The History of the Dead Sea and Dead Sea Salts
The Dead Sea is located in the Dead Sea Rift, which is part of a long fissure in the Earth's surface called
the Great Rift Valley. The 6000 km (3700 mile) long Great Rift Valley extends from the Taurus Mountains of
Turkey to the Zambezi Valley in southern Africa. The Great Rift Valley formed in Miocene times as a result
of the Arabian Plate moving northward and then eastward away from the African Plate.

Around three million years ago what is now the valley of the Jordan River, Dead Sea, and Wadi
Arabah/Nahal Arava was repeatedly inundated by waters from the Mediterranean Sea. The waters formed
in a narrow, crooked bay which was connected to the sea through what is now the Jezreel Valley. The
floods of the valley came and went depending on long scale climatic change. The lake that occupied the
Dead Sea Rift, named "Lake Sodom", deposited beds of salt, eventually coming to be 3 km (2 miles) thick.

According to geological theory, approximately two million years ago the land between the Rift Valley and
the Mediterranean Sea rose to such an extent that the ocean could no longer flood the area. Thus, the long
bay became a long lake.

The first such prehistoric lake is named "Lake Gomorrah". Lake Gomorrah was a freshwater or brackish
lake that extended at least 80 km (50 miles) south of the current southern end of the Dead Sea and 100
km (60 miles) north, well above the present Hula Depression. As the climate turned more arid, Lake
Gomorrah shrank and became saltier. The large, saltwater predecessor of the Dead Sea is called "Lake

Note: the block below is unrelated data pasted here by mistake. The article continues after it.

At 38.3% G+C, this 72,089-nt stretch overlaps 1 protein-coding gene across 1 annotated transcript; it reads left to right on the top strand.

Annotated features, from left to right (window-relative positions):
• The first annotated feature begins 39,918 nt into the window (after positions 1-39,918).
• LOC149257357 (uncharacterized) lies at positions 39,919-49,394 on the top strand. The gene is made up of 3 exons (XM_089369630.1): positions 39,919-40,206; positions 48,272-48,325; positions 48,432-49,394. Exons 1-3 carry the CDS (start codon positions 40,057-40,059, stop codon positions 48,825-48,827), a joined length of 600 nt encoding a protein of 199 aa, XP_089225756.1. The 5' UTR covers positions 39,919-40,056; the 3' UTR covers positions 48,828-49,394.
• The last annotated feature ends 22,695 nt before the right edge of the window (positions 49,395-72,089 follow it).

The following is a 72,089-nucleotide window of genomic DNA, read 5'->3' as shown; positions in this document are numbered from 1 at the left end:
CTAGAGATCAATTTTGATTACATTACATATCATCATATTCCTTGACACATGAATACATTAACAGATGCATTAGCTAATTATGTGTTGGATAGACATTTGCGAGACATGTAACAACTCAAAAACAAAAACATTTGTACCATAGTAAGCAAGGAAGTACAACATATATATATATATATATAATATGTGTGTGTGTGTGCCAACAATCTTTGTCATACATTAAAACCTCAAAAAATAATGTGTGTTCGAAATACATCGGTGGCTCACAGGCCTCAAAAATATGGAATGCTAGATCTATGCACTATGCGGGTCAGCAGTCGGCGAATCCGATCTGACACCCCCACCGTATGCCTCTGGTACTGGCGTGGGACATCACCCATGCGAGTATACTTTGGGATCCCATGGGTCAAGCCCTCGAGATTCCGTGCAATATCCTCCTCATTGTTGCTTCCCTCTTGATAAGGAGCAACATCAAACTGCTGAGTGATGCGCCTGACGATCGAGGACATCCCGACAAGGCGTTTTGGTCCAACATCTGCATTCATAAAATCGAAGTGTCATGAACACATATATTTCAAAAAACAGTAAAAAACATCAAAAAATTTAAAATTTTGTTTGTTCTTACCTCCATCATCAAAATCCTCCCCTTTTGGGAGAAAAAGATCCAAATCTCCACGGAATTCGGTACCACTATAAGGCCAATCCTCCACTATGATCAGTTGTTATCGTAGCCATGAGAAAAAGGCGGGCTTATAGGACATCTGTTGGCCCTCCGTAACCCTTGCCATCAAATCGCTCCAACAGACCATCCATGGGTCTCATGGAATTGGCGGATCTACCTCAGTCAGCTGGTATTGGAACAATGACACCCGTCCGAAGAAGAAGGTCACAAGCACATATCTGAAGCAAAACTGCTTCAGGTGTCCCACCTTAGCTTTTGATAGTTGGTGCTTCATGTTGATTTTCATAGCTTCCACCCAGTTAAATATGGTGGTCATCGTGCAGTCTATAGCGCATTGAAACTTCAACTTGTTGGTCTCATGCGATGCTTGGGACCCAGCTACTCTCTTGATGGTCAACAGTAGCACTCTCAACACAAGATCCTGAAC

Lisan".

Mount Sedom, on the southwest side of the lake, is a giant mountain of halite.In prehistoric times great
amounts of sediment collected on the floor of Lake Gomorrah. The sediment was heavier than the salt
deposits and squeezed the salt deposits upwards into what are now the Lisan Peninsula and Mount
Sedom (on the southwest side of the lake). "Geologists explain the effect in terms of a bucket of mud into
which a large flat stone is placed, forcing the mud to creep up the sides of the pail". When the floor of the
Dead Sea dropped further due to tectonic forces the salt mounts of Lisan and Mount Sedom stayed in
place as high cliffs. (see salt domes)

During 70,000 to 12,000 years ago the lake level was a 100-250 m higher than its current level. This lake
was termed "Lake Lisan", which fluctuated dramatically with rising to highest level around 26,000 years
ago, indicating very wet climate in the Near East. Sometime around 10,000 years ago the lake level
dropped dramatically, probably to levels even lower than today. During the last several thousand years the
lake has fluctuated approximately 400 m with some significant drops and rises.

The Jordan River is the only major stream flowing into
Dead Sea. There are no outlet streams.

The northern part of the Dead Sea receives scarcely 100 mm (4 inches) of rain a year. The southern
section barely 50 mm (2 inches). The Dead Sea zone's aridity is due to the rainshadow effect of the
Judean Hills. The highlands east of the Dead Sea receive more rainfall than the Dead Sea itself.